A world-wide problem is now causing an infestation Central Nebraska government-run housing can't seem to get rid of.
Officials say 5% of Hall County Housing Authority and Section 8 residents are infested with bed bugs. It's been a problem for the past three years.
Since Alicia Lunz moved into government housing in Grand Island, so have unwanted visitors. She says she's had bed bugs three times.
"The cat actually found the first one I had about a year ago," she said. "I've kind of gotten it under control the minute I found one, but other people, they're infested."
Lunz says the spray being used to kill the bugs isn't working.
"They need to do every apartment the same day, maybe vacate the apartment building for four or five hours and just do it all," she said.
Mike Meents is attempting to kill the bugs with a combination of vacuuming, two different chemical sprays, dusting outlets, and using mattress covers.
"Normally it will have quite a knock down on them, but with a multi-unit complex you do have to come back," he said.
Meents, owner of MDM Pest & Termite Control has been coming back, usually every two weeks for six months.
Housing Authority officials say it's not economical for them to treat the whole building because people tend to go back to that same hotel room or friends house, or bring that same piece of furniture in that brought in the bed bugs.
That's why officials aren't using a more expensive heat treatment, which would cost $1,000 per apartment. Meents says his method costs about five times less.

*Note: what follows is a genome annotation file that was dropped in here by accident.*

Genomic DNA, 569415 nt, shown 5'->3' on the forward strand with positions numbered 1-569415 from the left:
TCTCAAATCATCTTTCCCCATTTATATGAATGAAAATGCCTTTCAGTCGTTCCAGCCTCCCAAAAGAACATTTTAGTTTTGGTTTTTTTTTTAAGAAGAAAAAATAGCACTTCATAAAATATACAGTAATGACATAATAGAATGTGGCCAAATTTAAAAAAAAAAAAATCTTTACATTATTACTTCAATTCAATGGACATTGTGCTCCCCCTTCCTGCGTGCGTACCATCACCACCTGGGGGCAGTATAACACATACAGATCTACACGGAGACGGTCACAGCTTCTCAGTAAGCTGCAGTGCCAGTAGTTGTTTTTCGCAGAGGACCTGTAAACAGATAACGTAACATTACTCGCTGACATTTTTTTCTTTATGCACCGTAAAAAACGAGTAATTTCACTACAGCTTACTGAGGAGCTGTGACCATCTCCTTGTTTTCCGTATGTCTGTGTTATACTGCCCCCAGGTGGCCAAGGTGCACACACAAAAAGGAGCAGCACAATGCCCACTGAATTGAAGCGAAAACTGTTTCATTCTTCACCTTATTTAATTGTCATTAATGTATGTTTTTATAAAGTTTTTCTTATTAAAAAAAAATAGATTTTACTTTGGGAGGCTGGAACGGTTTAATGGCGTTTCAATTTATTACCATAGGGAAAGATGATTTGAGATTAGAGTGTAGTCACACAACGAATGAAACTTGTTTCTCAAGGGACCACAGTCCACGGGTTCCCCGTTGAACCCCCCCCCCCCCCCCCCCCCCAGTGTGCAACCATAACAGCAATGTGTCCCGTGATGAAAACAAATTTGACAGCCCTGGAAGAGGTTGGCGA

"You can imagine in a large complex, if they're hitching a ride on your clothes and you're sitting down next to somebody or you're putting your laundry in a laundry room, that does provide opportunities for the bed bugs to move from on person to another," said Rick Ruzicka, executive director for the Hall County Housing Authority.
Ruzicka says his office is focusing on educating residents - telling them to report a problem, because many don't.
"If people don't cooperate with the things that they need to do, then I don't care how good your treatment program is, you're not going to stop them," he said.
Ruzicka says that's half of the problem. He also says bed bugs are hard to get rid of partly because they can hibernate and go a year without feeding.
Until then the bed bugs are gone, Lunz says she'll continue to spend money on bed bug bombs and laundry. With no income, it's money she doesn't have.
"I really have no where to go right now, so I have to deal with it," she said.
Meents says he's seen bed bug problems throughout the region - not just in government-run housing.